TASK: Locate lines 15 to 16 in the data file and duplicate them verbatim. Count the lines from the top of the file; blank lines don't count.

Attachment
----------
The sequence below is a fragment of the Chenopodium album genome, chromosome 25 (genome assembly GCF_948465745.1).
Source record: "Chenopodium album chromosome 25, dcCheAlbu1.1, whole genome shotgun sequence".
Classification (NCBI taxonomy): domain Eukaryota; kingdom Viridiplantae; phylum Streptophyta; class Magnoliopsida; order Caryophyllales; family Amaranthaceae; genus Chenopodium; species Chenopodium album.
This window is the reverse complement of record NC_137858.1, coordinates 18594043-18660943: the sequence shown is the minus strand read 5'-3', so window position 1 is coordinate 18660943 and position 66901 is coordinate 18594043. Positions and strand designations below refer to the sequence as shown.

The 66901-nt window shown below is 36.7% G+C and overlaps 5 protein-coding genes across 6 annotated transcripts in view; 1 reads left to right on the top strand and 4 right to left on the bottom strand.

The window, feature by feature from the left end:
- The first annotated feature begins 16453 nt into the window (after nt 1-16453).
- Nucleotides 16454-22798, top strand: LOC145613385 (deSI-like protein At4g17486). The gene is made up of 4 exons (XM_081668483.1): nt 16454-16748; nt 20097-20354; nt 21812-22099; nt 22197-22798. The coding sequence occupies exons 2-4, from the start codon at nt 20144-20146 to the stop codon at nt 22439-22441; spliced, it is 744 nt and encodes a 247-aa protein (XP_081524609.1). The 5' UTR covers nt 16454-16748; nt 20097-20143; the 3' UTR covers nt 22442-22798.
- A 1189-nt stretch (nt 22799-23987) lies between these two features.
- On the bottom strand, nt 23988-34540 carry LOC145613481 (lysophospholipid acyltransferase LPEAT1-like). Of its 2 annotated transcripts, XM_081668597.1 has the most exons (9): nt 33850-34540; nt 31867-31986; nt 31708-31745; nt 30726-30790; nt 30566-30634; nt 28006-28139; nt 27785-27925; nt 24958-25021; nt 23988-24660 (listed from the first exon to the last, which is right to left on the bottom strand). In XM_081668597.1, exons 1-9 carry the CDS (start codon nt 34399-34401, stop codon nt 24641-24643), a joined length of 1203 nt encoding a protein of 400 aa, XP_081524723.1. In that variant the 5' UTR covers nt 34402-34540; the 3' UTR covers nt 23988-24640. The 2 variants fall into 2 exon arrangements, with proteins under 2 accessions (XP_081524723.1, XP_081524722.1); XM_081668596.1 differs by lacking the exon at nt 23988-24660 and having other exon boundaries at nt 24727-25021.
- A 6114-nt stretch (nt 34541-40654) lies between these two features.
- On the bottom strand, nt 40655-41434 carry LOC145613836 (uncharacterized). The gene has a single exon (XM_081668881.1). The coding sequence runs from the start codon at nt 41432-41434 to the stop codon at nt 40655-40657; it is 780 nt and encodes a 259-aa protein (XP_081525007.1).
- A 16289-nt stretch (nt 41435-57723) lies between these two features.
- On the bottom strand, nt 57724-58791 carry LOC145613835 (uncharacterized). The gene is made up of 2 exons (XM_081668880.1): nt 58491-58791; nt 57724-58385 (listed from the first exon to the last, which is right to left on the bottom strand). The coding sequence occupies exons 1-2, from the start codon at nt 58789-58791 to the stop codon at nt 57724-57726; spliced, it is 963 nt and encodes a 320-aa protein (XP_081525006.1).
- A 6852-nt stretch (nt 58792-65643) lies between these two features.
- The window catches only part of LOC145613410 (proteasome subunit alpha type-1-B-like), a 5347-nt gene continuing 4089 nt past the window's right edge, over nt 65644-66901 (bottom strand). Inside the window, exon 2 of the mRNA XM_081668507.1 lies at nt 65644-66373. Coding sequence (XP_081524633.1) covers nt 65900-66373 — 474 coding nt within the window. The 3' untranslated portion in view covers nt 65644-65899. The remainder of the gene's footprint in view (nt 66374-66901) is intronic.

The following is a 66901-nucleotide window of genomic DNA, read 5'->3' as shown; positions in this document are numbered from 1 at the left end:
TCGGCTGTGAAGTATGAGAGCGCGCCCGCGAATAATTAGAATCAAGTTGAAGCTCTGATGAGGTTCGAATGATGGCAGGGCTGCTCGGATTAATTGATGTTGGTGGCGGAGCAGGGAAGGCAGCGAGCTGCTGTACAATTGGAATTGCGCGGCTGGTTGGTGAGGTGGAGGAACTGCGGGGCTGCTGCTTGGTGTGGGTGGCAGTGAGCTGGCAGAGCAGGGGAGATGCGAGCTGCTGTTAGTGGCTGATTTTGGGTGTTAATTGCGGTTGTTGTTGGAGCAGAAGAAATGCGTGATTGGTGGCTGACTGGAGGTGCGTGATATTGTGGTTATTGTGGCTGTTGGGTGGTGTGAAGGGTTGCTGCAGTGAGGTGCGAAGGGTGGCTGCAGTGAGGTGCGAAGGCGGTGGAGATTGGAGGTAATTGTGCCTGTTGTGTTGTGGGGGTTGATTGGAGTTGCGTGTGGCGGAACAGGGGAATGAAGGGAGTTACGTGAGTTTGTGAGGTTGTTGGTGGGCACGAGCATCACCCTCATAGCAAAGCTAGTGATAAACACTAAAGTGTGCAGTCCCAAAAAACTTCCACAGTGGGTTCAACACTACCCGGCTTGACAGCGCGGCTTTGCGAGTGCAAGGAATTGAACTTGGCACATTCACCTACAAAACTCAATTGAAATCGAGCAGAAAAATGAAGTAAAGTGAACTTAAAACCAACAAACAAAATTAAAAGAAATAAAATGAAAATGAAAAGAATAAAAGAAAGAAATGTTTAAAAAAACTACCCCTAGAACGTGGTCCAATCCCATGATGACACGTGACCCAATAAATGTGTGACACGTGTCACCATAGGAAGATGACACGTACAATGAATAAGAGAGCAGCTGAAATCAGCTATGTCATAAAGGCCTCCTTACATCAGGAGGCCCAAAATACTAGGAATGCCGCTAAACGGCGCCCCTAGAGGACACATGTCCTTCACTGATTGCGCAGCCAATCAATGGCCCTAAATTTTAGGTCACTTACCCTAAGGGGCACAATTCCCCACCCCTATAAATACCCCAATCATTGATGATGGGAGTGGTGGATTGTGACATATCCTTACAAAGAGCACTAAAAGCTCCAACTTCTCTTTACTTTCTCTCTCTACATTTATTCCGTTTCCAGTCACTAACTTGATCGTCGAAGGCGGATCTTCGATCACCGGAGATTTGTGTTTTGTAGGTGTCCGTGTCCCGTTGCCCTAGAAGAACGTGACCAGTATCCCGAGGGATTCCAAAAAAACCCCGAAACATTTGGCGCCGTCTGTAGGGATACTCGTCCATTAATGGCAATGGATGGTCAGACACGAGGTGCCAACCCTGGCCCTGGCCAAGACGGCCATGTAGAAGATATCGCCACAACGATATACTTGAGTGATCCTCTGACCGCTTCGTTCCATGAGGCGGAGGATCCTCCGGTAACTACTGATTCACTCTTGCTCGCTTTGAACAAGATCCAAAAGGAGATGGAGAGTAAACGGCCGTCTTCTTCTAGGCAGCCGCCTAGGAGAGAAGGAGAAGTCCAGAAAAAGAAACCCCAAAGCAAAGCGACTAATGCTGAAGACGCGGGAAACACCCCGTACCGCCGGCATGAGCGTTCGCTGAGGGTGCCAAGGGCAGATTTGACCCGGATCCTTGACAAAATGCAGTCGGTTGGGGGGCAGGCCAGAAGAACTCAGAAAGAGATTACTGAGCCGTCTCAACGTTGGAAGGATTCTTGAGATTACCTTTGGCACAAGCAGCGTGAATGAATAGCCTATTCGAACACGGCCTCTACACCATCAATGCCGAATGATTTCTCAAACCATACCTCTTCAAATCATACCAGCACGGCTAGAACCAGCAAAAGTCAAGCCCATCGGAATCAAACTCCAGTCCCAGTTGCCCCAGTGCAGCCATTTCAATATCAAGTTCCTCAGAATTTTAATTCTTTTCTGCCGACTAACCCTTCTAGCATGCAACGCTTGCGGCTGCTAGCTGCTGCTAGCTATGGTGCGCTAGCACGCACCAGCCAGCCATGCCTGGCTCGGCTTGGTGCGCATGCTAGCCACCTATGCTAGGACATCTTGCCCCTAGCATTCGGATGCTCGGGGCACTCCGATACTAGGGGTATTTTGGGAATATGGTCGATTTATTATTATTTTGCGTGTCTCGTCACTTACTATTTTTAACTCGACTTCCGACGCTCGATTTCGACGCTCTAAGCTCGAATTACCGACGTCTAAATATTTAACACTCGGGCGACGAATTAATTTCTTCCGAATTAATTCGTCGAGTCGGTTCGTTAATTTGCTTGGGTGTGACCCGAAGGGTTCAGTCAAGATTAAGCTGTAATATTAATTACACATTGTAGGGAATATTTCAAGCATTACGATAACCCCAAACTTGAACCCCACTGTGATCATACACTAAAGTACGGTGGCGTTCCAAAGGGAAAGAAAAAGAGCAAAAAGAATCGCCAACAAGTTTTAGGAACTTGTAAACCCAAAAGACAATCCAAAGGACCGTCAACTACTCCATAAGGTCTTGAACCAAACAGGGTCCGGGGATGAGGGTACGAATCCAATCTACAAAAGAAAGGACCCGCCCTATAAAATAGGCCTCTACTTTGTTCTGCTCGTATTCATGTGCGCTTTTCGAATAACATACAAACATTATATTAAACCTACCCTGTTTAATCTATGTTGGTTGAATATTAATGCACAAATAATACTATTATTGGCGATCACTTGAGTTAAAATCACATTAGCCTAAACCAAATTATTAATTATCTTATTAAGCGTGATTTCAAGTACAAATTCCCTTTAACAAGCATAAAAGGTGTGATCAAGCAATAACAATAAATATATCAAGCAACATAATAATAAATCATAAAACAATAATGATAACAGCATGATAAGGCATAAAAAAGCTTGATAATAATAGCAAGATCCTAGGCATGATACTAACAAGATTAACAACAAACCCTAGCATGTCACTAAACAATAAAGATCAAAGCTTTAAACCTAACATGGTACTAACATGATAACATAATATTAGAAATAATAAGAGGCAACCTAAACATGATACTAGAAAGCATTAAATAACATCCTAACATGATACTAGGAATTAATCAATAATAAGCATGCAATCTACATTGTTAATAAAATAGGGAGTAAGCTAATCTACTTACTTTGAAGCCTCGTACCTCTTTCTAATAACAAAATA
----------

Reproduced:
- A 6852-nt stretch (nt 58792-65643) lies between these two features.
- The window catches only part of LOC145613410 (proteasome subunit alpha type-1-B-like), a 5347-nt gene continuing 4089 nt past the window's right edge, over nt 65644-66901 (bottom strand). Inside the window, exon 2 of the mRNA XM_081668507.1 lies at nt 65644-66373. Coding sequence (XP_081524633.1) covers nt 65900-66373 — 474 coding nt within the window. The 3' untranslated portion in view covers nt 65644-65899. The remainder of the gene's footprint in view (nt 66374-66901) is intronic.